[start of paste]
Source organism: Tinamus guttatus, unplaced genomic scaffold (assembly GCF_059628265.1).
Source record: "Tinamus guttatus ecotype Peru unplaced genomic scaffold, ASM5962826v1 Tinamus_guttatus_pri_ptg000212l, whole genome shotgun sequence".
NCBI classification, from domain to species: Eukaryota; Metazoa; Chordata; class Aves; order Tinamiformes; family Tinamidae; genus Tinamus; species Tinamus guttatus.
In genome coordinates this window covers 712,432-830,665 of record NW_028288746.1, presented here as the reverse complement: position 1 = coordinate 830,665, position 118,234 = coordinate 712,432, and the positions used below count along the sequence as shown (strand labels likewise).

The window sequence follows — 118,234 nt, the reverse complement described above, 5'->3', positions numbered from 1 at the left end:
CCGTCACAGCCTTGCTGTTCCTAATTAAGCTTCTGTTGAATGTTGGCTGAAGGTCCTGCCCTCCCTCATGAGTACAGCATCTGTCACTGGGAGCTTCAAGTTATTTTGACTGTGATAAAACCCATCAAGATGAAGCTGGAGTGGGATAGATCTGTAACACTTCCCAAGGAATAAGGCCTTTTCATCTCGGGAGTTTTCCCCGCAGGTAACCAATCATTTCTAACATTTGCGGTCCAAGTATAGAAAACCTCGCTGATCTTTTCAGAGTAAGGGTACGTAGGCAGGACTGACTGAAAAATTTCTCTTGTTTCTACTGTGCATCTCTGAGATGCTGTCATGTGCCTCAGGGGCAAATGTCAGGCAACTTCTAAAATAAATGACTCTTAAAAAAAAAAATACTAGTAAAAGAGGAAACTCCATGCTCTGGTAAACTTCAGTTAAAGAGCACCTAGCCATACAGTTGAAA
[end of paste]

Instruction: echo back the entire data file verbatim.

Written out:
Source organism: Tinamus guttatus, unplaced genomic scaffold (assembly GCF_059628265.1).
Source record: "Tinamus guttatus ecotype Peru unplaced genomic scaffold, ASM5962826v1 Tinamus_guttatus_pri_ptg000212l, whole genome shotgun sequence".
NCBI classification, from domain to species: Eukaryota; Metazoa; Chordata; class Aves; order Tinamiformes; family Tinamidae; genus Tinamus; species Tinamus guttatus.
In genome coordinates this window covers 712,432-830,665 of record NW_028288746.1, presented here as the reverse complement: position 1 = coordinate 830,665, position 118,234 = coordinate 712,432, and the positions used below count along the sequence as shown (strand labels likewise).

The window sequence follows — 118,234 nt, the reverse complement described above, 5'->3', positions numbered from 1 at the left end:
CCGTCACAGCCTTGCTGTTCCTAATTAAGCTTCTGTTGAATGTTGGCTGAAGGTCCTGCCCTCCCTCATGAGTACAGCATCTGTCACTGGGAGCTTCAAGTTATTTTGACTGTGATAAAACCCATCAAGATGAAGCTGGAGTGGGATAGATCTGTAACACTTCCCAAGGAATAAGGCCTTTTCATCTCGGGAGTTTTCCCCGCAGGTAACCAATCATTTCTAACATTTGCGGTCCAAGTATAGAAAACCTCGCTGATCTTTTCAGAGTAAGGGTACGTAGGCAGGACTGACTGAAAAATTTCTCTTGTTTCTACTGTGCATCTCTGAGATGCTGTCATGTGCCTCAGGGGCAAATGTCAGGCAACTTCTAAAATAAATGACTCTTAAAAAAAAAAATACTAGTAAAAGAGGAAACTCCATGCTCTGGTAAACTTCAGTTAAAGAGCACCTAGCCATACAGTTGAAA